Its marble-adorned lobby is on the 79th floor of the building. It’s the second-highest hotel in the world.

The hotel also houses the nation’s highest swimming pool on the 85th floor.

Installed with 235 rooms decorated with a touch of Korea’s traditional aesthetics, prices for basic rooms start at 650,000 won per night. The Royal Suite on the 100th floor that measures 353 square meters costs 20 million won per night.

The hotel houses the restaurant Stay, managed by Yannick Alleno, a Michelin three-star chef from France.

On the 81th floor, Bar81 will offer a selection of 80 Champagnes and panoramic views of Seoul. The one-Michelin-star modern Korean restaurant Bicena, originally in Itaewon, has moved into the hotel as well.

The world-renowned Evian Spa will open its third Asian branch on the 86th floor.

Signiel’s Busan unit is scheduled to open in 2019. Lotte aims to expand its six-star hotel to major cities around the world.

4. Signiel Residence

From the 42nd to 71st floors are luxury residences, some with hotel services. Lotte Group Chairman Shin Dong-bin will move into one of the rooms after the turmoil involving former president Park Geun-hye and Korea’s conglomerates settles down.

The average parcel price is 70 million won per 3.3-square-meters.

There are 223 rooms, ranging from 133 to 829 square meters. On the 42th floor, there is a community space where residents can enjoy the sports and entertainment facilities.

There are fitness centers, pools and a sauna for residents on the 85th floor.


5. Prime Office

The 14th to 38th floors will accommodate offices, mostly the Korean headquarters of multinational companies, as well as Lotte Group affiliates.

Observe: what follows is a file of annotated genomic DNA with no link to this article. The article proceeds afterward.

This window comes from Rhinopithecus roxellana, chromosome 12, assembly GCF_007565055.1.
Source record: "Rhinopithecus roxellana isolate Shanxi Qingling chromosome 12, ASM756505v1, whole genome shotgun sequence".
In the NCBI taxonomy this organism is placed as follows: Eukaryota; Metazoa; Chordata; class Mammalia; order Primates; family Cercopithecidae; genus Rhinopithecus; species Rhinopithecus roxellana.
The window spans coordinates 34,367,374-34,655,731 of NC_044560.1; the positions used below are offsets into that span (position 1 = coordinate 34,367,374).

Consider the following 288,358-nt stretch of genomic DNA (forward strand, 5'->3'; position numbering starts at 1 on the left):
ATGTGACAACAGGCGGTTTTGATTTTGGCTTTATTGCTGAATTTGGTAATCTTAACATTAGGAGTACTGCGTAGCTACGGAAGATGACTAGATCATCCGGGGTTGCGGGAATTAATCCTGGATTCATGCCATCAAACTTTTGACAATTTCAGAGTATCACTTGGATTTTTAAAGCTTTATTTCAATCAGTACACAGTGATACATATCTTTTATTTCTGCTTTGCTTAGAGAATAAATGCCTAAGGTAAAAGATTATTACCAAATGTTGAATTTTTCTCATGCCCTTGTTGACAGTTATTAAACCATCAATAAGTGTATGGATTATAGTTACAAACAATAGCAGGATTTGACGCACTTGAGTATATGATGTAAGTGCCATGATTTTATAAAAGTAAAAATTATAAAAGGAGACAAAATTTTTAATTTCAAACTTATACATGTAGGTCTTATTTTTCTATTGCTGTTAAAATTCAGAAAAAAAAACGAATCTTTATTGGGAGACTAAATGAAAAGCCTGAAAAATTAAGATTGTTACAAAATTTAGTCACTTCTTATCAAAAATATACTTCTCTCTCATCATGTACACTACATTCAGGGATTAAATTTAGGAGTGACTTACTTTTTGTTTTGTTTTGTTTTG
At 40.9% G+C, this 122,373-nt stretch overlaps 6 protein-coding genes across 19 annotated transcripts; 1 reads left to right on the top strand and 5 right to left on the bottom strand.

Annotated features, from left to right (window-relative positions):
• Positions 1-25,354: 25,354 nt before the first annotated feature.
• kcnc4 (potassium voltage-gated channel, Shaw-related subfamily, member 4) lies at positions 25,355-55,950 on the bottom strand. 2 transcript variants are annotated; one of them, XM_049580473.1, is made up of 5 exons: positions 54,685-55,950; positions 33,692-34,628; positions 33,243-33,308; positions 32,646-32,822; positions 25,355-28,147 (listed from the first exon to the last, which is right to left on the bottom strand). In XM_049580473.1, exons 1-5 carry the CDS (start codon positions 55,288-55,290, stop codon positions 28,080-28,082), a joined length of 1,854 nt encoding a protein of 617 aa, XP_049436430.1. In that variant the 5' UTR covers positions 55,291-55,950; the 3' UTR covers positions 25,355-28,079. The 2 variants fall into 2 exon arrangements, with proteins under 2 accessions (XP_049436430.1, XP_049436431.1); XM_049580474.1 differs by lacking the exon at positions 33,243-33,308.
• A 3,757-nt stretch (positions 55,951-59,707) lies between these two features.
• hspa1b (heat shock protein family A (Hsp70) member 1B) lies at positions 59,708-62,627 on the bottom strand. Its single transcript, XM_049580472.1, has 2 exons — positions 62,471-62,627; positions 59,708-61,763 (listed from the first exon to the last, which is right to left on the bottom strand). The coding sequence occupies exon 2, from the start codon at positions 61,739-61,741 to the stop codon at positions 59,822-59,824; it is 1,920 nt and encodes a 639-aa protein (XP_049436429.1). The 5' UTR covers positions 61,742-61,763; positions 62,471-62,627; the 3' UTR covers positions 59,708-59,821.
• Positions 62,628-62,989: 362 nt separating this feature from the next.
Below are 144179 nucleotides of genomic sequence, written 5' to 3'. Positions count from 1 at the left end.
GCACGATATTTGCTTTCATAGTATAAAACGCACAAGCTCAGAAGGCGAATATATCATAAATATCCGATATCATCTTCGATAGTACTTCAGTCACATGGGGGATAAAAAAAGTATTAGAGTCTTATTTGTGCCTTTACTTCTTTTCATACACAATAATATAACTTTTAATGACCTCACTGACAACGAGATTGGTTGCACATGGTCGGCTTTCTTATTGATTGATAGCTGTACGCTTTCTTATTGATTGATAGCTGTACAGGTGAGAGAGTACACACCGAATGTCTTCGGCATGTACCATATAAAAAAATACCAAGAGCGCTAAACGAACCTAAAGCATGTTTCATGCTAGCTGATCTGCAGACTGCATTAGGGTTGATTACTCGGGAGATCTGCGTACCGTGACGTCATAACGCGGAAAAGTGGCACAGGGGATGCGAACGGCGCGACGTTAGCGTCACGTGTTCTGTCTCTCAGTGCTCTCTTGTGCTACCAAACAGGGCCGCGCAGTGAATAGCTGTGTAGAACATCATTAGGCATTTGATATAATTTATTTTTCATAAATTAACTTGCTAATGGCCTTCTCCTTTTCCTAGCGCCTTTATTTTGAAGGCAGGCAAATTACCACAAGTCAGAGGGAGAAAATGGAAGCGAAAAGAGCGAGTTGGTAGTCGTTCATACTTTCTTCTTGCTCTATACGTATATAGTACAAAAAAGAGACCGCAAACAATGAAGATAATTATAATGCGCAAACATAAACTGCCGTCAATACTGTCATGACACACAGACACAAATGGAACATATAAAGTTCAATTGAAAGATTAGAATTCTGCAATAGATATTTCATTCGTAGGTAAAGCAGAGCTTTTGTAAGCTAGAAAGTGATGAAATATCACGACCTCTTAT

Lotte Corporation became the first company to set up on the tower’s 19th floor. Under the slogan “Smart Office,” Lotte Corporation vied to do away with the traditional office space that has a rigid hierarchical system and partitions that reflect the culture with desks lined up in order of the employees’ positions.

Lotte Corporation implemented a free seat system. There are no designated seats, parcels nor desktops. Each employee is only assigned a designated locker room for belongings.

“Let’s create an office which brims with creative idea and active communication,” Lotte Group Chairman Shin Dong-bin said, adding that in a fast-changing industry maintaining the existing rigid corporate culture and organization is ineffective.

Offices of Lotte Chemical and Corporate Innovation Office which is in charge of the group’s long-term strategies will move into the tower in a near future.

The company also implemented a linear work-hour system where employees don’t have to come to work at a set time, but are just required to fulfill daily a nine-hour work schedule.

Only executives get glass-walled offices.

Descente Korea, a domestic unit of Japanese sportswear brand is also scheduled to set up in the office.


6. Podium

The base part of the high-rising tower accommodates facilities for the office workers and residents, but construction hasn’t been finished. There will be health-related and financial facilities such as a fitness center, hospitals and banks.

Lotte Duty Free, which has its Jamsil branch at the Avenuel building, will extend the store to the eighth and ninth floors. The Avenuel will be connected to the tower.

There are, of course, concerns regarding the ongoing row with China.

“It would be a lie if we said there is no influence of the Thaad controversy,” said Jeong Ho-suk, a Lotte Corporation executive. “But we have diversified overseas strategies to target America, Middle East and Taiwan.”